Islam was thus the basis for the creation and the unification of a separate state. Allama Muhammad Iqbal in 1937, in a letter to Jinnah wrote, "After a long and careful study of Islamic Law I have come to the conclusion that if this system of Law is properly understood and applied, at last the right to subsistence is secured to every body. But the enforcement and development of the Shariat of Islam is impossible in this country without a free Muslim state or states. This has been my honest conviction for many years and I still believe this to be the only way to solve the problem of bread for Muslims as well as to secure a peaceful India."[10] But just three days before the creation of Pakistan, Mohammad Ali Jinnah made a different commitment, a commitment to secularism in Pakistan. In his inaugural address he said, "You will find that in the course of time Hindus would cease to be Hindus and Muslims would cease to be Muslims, not in the religious sense, because that is the personal faith of each individual, but in the political sense as citizens of the State." This statement of Jinnah is an object of great controversy since then and this vision of a Pakistan in which Islamic law would not be applied, contrary to Iqbal's perception, was questioned shortly after independence.

Islam: Influence in politics[edit]

Politicization and Constitutionalism[edit]

Main article: Political Islam
The conservative convention in Lahore, Pakistan, 2009.

Since the 1930s, the Muslim League had been lobbying and pushing its politics for a separate homeland for the Muslims of India, known as Pakistan. After Jinnah passed away in 1948, Prime Minister Liaquat Ali Khan's constitutional policies were directed to work on constitution.[11] On 12 March 1949, Prime Minister Ali Khan had the State parliament passing and promulgating the Objectives Resolution, which ultimately declared Islam as state religion of the country.[11] The main objective of Resolution was the "declaration of State's submitting to the democratic faith of Islam and to the sovereignty of God".[11] Such resolution was met with great resistance in the state parliament when Law minister J.N. Mandal resigned from his ministry and gave great criticism to Prime Minister Liaquat Ali Khan. Politicization of Islam in the country further tighten its support when ultra-conservative Clerics passed a "demand draft", called 22 Points which called for the preparation of constitution according to Objectives Resolution, in 1950.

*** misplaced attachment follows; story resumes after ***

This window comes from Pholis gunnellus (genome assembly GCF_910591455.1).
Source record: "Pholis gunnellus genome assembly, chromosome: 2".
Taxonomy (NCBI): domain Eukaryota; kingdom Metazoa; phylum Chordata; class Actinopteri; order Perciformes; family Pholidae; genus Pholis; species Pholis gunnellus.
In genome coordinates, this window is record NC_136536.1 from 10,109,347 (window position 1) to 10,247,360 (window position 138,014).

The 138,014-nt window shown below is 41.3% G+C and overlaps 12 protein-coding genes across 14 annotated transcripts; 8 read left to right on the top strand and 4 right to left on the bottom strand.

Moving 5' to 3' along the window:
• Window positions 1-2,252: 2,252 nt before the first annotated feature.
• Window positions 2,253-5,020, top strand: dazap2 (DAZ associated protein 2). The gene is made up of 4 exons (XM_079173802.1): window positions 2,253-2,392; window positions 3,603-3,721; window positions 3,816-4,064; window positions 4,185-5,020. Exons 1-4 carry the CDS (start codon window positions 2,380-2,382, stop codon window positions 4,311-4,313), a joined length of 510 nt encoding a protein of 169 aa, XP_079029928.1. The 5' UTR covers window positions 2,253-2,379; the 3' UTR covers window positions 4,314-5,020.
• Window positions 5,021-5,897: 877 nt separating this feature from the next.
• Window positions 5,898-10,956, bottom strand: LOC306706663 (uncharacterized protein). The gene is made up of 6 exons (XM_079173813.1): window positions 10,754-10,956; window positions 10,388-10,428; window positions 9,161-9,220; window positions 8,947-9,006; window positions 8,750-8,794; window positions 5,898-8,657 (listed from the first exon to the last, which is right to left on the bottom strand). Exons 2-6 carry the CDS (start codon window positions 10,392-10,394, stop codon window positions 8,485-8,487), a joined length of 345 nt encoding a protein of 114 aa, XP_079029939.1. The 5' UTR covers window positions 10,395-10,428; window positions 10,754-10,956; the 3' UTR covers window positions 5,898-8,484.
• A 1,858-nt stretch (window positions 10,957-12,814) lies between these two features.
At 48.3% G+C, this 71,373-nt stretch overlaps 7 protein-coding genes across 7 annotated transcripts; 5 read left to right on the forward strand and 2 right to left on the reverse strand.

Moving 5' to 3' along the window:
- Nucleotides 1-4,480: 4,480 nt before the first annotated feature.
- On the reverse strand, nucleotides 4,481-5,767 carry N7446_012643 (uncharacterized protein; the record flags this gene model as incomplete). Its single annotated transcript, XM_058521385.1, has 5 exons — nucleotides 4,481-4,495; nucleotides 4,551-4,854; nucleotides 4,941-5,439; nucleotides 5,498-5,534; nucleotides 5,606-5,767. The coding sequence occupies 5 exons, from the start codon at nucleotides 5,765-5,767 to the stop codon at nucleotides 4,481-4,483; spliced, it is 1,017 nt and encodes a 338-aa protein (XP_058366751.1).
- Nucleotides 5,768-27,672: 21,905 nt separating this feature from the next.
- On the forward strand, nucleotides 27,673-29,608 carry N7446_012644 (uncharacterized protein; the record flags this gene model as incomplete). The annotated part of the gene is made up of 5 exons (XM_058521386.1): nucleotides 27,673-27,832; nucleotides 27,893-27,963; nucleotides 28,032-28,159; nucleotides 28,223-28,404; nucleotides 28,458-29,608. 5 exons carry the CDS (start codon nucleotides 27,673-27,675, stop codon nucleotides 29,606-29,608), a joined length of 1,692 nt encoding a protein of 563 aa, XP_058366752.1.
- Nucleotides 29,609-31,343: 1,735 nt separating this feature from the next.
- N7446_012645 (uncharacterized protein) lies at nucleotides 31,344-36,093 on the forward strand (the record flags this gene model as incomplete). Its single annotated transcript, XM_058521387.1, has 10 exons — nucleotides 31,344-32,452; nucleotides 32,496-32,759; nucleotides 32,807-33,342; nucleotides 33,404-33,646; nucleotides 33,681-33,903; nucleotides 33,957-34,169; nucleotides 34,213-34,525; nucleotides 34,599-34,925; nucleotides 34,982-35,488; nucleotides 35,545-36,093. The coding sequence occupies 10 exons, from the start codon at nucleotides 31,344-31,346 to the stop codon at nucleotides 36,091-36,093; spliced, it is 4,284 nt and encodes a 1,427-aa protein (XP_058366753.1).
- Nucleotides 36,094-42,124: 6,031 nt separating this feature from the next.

In 1977, the government of Zulfiqar Ali Bhutto outlawed alcohol and drugs and changed the weekend from Sunday to Friday, but no substantive Islamic reform program was implemented prior to General Zia-ul-Haq's Islamization program. Starting in February 1979, new penal measures based on Islamic principles of justice went into effect. These carried considerably greater implications for women than for men. A welfare and taxation system based on Zakat and a profit-and-loss banking system were also established in accordance with Islamic prohibitions against usury but were inadequate.

Conservatism and right-wing politics[edit]

1947–50s: Power struggle[edit]

Conservatism in Pakistan (or the Right in Pakistan), generally relates to the traditional, social, and religious identities. After the death of Jinnah, Prime Minister Liaquat Ali Khan successfully authored and passed the Objectives Resolution from the state parliament, roughly declaring Islam as state religion. The idea of Conservatism in Pakistan identifies several constants including the "respect for tradition, the rule of law and the Islamic religion." Proponents of right-wing conservatism and nationalist agenda was supported by Prime Minister Ali Khan as part of his internal policies. His conservative policies were met with resistance from the left-wing which was accused of hatching the conspiracy against Ali Khan. In 1979, the religious conservatism and the state-sponsored Islamization became a primary policy of military government of President General Zia-ul-Haq.

As an aftermath of 1954 general elections, the conservatism lost its edge in East-Pakistan when communism deeply asserted itself following the victory of Communist Party. The military dictatorships of Ayub Khan and Yahya Khan further limited the conservative platform. During the 1970 general elections, the religious conservative and right-wing conservative parties participated in the election with a direct competition with left-oriented PPP. The Islamic conservative parties successfully pressed PPP's Bhutto to declare Ahmadiyya sect as Non-Muslim domination. The right-wing mass made its notable comeback in a response to nationalization program of Bhutto, and called for right-wing alliance, PNA, against PPP.